2
=
^ c
0
^ c,(1 /) is an unbiased estimator of o
2
since
E[^ c
0
^ c] = E[c
0
`
0
X
`
X
c]
= E[c
0
`
X
c] since `
X
is idempotent and symmetric
= E[t: (c
0
`
X
c)] by the Remark (2)
= E[t: (cc
0
`
X
)] by the Remark (3)
= o
2
t: (`
X
)
= o
2
t: (1
T
) o
2
t:
_
A(A
0
A)
1
A
0
¸
= o
2
1 o
2
t:
_
(A
0
A)
1
A
0
A
¸
= o
2
(1 /)
and hence we have
E
_
^ c
0
^ c
(1 /)
_
= o
2
.

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By making an additional assumption that c is normally distributed, we have
^
, = (A
0
A)
1
A
0
1
= (A
0
A)
1
A
0
(A, + c)
= , + (A
0
A)
1
A
0
c
N(,. o
2
(A
0
A)
1
)
For each individual regression coe¢cients,
^
,
i
N(,
i
. o
2
(A
0
A)
1
i
)
where o
2
(A
0
A)
1
i
is the (i. i) element of o
2
(A
0
A)
1
. In general, however, o
2
is unknown,
and thus the estimated variance of
^
, is
\
\ c:
_
^
,
_
= ^ o
2
(A
0
A)
1
II.1 Gauss-Markov Theorem
The OLS estimator is seen to be linear combinations of the dependent variables and
hence linear combinations of the error terms. As one could see above, it belongs to
the class of linear unbiased estimators. Its distinguishing feature is that its sampling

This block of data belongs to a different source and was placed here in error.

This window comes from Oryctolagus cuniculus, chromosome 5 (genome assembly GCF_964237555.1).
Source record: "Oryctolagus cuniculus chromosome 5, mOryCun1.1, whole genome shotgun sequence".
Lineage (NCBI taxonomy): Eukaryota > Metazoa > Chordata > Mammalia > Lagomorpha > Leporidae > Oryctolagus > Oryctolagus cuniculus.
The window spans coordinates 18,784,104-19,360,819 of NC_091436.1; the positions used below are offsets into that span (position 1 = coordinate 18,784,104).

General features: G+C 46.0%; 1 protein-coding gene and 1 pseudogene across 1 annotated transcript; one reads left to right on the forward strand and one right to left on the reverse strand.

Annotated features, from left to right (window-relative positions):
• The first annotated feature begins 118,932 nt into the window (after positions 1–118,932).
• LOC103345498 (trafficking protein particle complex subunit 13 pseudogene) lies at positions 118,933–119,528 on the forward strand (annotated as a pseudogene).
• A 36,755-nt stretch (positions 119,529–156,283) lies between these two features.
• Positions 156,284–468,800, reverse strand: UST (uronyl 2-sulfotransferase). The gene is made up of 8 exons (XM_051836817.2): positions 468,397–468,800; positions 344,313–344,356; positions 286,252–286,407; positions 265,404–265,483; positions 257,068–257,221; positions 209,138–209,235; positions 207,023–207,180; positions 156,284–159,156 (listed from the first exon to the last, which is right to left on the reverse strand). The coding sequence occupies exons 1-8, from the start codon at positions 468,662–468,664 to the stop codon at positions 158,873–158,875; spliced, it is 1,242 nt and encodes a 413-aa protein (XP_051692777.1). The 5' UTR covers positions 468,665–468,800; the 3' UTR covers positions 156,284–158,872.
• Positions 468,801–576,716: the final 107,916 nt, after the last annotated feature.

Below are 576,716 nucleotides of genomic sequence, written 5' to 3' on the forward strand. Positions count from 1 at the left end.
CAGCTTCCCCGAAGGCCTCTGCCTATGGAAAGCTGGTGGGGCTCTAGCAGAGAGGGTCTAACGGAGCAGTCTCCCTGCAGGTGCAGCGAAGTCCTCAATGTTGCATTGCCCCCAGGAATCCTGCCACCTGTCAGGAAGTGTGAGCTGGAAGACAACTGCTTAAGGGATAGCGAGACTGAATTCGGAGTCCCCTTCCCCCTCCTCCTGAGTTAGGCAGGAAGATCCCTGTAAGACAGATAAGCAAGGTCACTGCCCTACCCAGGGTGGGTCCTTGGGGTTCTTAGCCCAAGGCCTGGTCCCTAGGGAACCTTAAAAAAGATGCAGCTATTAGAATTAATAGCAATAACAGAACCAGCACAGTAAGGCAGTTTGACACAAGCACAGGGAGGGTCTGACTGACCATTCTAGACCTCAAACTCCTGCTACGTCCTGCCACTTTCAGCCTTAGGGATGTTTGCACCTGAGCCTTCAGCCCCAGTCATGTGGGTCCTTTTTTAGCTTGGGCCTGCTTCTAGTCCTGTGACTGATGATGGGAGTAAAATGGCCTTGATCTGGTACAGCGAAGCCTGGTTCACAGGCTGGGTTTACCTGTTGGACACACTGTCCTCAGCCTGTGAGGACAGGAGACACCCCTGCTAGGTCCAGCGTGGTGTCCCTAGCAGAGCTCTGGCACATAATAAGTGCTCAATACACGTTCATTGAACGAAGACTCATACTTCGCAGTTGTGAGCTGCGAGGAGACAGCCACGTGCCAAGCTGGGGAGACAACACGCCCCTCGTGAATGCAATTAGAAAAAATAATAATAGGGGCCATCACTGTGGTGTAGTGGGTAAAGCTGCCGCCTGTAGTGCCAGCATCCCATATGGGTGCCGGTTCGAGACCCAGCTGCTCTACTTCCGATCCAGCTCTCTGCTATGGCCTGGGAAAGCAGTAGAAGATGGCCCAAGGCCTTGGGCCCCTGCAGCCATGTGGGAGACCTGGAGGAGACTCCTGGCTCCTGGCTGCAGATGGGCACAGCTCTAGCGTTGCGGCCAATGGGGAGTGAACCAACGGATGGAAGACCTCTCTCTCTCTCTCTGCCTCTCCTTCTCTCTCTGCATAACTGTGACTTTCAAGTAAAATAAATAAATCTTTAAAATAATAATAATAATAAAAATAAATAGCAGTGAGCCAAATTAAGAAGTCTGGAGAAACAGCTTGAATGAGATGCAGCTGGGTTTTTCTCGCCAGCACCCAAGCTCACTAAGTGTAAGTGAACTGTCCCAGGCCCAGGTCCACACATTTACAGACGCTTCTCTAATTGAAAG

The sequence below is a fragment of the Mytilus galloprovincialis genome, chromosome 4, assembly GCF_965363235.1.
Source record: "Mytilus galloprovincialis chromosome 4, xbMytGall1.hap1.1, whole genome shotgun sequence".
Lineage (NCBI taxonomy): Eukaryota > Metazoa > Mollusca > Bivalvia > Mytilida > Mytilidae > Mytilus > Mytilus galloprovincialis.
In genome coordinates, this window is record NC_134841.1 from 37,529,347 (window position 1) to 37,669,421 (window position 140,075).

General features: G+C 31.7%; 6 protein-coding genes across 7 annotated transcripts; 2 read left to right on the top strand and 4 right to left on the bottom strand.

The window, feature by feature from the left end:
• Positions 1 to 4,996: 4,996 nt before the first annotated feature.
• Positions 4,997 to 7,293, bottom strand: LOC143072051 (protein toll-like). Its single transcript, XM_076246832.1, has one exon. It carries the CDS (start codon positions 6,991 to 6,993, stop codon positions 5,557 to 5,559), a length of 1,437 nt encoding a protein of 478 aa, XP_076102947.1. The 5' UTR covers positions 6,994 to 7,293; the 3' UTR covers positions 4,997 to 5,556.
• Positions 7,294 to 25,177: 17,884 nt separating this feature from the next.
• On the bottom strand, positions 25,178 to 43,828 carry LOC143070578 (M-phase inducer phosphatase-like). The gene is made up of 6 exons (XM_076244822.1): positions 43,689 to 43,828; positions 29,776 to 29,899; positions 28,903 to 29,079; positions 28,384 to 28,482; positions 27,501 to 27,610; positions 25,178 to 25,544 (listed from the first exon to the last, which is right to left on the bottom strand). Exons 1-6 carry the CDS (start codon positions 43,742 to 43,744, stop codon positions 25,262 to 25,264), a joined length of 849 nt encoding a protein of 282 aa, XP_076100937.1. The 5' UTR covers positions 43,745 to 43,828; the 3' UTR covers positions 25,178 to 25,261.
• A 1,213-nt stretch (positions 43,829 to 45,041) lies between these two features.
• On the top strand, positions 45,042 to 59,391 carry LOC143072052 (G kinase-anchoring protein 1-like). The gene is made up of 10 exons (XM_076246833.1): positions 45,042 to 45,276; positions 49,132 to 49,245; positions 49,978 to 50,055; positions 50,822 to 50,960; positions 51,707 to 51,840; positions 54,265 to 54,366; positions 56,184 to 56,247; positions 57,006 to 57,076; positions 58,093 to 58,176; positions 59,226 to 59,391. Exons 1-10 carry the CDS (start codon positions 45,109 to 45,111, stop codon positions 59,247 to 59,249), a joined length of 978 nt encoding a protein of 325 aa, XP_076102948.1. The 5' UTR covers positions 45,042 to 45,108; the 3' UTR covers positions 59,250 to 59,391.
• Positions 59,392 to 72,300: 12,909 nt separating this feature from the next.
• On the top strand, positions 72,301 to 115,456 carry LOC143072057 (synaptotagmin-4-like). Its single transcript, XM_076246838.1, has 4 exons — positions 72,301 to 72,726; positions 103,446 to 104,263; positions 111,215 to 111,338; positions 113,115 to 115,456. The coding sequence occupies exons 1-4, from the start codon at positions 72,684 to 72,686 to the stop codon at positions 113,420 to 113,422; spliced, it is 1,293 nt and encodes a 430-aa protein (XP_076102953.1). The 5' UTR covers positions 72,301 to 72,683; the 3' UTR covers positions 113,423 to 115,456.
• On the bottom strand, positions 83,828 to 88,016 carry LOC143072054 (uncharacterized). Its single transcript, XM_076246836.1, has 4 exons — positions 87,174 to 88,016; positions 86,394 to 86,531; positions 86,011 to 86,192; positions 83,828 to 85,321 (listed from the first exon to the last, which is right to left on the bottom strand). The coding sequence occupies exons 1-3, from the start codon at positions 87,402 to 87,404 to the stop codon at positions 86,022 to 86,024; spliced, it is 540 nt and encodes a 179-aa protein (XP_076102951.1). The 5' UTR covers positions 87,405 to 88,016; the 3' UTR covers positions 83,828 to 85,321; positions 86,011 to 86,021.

variance is the minimum that can be achieved by any linear unbiased estimator under
the classical assumptions. The Gauss-Markov Theorem is the fundamental least-square
theorem. It states that conditioned on the classical assumptions made, any other linear
unbiased estimator of the , cannot have smaller sampling variances than that of the
least-squares estimator. It is said to be a BLUE(best linear unbiased estimator).
III Measures of Goodness of Fit
The vector of the dependent variable 1 can be decomposed into the part explained by
the regressors and the unexplained part.
1 =
^
1 + ^ c where
^
1 = A
^
,
Remark 5
^
1 and ^ c are orthogonal because
^
1
0
^ c =
^
,
0
A
0
^ c
4
=
^
,
0
A
0
`
X
c
= 0 since A
0
`
X
= 0
TT

Then it follows from the Remark 5 that if

1 is the sample mean of the dependent
variable, then
1
0
1 1

1
2
. ¸¸ .
TSS
=
^
1
0
^
1 1

1
2
. ¸¸ .
ESS
+ ^ c
0
^ c
.¸¸.
RSS
.
The coe¢cient of multiple correlation 1 is de…ned as the positive square root of
1
2
=
1oo
1oo
= 1
1oo
1oo
1
2
is the proportion of the total variation of 1 explained by the linear combination of
the regressors. This value is increasing by including any additional regressors even if the
added regressors are irrelevant to the dependent. However, the adjusted 1
2
, denoted by

1
2
may decrease with the addition of variables of low explanatory power.

1
2
= 1
1oo
1oo

1 1
1 /
Two of the frequently used criteria for comparing the …t of various speci…cations is
the Schwarz criterion
oC = ln
^ c
0
^ c
1
+
/
1
ln 1
and the Akaike information criterion
¹1C = ln
^ c
0
^ c
1
+
2/
1
It is important to note that these criterions favor a model with smaller sum of the
squared residuals, but each criterion adds on a penalty for model complexity measured
by the number of the regressors. Most statistics computer programs routinely produce
those criterions.